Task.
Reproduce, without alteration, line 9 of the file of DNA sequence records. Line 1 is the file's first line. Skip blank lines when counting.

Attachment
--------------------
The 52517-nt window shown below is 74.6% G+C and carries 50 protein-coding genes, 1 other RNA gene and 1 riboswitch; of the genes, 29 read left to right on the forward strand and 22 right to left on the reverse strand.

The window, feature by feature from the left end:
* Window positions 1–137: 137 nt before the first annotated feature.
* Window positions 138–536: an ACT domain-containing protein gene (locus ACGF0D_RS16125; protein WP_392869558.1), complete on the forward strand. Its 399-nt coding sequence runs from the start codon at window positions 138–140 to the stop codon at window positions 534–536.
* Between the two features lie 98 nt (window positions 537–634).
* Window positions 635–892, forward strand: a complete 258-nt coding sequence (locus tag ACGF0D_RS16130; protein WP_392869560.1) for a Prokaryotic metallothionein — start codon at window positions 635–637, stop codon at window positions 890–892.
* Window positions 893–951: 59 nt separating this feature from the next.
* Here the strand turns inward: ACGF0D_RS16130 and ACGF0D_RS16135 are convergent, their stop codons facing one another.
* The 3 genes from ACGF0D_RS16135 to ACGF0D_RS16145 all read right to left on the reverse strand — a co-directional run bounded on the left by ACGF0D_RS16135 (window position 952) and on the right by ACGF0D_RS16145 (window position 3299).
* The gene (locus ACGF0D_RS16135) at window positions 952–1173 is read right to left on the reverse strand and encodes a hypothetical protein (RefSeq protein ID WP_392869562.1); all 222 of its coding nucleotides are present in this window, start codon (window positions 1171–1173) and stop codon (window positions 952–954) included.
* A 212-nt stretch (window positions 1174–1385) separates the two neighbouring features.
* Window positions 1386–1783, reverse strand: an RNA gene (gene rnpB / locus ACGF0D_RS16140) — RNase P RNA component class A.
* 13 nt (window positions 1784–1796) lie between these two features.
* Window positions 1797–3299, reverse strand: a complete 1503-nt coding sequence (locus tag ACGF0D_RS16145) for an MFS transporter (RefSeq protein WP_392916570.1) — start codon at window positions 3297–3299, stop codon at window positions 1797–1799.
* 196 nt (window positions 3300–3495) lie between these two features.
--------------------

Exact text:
* The 3 genes from ACGF0D_RS16135 to ACGF0D_RS16145 all read right to left on the reverse strand — a co-directional run bounded on the left by ACGF0D_RS16135 (window position 952) and on the right by ACGF0D_RS16145 (window position 3299).